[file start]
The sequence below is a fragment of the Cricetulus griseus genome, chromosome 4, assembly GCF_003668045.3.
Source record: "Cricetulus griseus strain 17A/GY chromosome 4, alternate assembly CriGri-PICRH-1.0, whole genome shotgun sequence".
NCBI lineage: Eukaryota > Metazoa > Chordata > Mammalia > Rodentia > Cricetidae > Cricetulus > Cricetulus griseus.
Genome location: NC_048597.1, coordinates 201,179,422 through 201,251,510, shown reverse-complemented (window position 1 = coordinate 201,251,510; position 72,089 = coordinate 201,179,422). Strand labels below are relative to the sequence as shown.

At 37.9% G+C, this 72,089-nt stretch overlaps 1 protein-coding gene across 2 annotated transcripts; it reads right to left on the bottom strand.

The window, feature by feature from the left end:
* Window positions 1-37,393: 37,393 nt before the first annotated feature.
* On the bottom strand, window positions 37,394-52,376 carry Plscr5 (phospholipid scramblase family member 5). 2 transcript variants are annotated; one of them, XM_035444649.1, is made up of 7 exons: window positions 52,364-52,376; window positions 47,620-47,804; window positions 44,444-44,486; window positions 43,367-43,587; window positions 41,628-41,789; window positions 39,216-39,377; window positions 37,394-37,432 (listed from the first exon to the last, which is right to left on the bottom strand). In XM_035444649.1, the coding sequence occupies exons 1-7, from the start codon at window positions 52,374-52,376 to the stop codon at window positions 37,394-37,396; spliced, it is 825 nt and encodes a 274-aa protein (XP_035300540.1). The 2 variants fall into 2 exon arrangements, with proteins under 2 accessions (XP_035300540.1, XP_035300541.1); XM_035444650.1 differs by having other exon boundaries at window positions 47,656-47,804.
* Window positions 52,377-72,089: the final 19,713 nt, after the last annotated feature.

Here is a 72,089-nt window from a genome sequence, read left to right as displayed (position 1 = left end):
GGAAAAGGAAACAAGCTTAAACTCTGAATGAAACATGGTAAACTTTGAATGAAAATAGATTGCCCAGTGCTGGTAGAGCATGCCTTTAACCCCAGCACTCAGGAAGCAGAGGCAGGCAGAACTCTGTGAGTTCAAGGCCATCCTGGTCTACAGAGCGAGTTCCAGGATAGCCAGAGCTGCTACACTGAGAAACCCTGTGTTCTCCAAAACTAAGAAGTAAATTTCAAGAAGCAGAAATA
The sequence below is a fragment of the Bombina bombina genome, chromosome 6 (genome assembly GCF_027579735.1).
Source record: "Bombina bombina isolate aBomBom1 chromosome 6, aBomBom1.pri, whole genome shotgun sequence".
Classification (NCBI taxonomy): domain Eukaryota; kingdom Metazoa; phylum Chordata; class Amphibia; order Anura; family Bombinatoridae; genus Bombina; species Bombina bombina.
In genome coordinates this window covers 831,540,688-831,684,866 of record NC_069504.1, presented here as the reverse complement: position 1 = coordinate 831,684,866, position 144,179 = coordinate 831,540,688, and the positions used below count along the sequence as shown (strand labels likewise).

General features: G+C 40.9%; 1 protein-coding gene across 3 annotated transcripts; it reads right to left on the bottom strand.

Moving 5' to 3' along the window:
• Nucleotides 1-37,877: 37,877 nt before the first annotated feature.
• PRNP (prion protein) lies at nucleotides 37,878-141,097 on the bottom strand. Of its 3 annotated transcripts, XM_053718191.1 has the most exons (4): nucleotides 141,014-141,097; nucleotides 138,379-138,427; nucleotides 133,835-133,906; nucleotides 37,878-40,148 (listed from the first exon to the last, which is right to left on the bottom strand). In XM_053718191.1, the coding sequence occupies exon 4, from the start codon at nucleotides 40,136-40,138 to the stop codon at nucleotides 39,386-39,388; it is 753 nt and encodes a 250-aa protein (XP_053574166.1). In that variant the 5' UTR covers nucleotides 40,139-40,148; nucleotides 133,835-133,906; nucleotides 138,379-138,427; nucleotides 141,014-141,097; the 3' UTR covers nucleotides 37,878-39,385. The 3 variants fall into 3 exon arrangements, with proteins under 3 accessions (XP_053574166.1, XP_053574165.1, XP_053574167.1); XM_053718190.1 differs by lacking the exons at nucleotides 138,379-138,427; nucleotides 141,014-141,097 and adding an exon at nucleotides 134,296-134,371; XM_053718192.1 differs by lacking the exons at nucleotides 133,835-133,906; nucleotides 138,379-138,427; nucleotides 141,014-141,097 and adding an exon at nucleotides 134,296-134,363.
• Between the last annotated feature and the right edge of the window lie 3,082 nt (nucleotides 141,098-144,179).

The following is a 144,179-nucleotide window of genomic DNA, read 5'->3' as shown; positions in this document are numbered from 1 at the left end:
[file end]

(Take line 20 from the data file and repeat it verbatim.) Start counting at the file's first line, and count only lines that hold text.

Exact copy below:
• Between the last annotated feature and the right edge of the window lie 3,082 nt (nucleotides 141,098-144,179).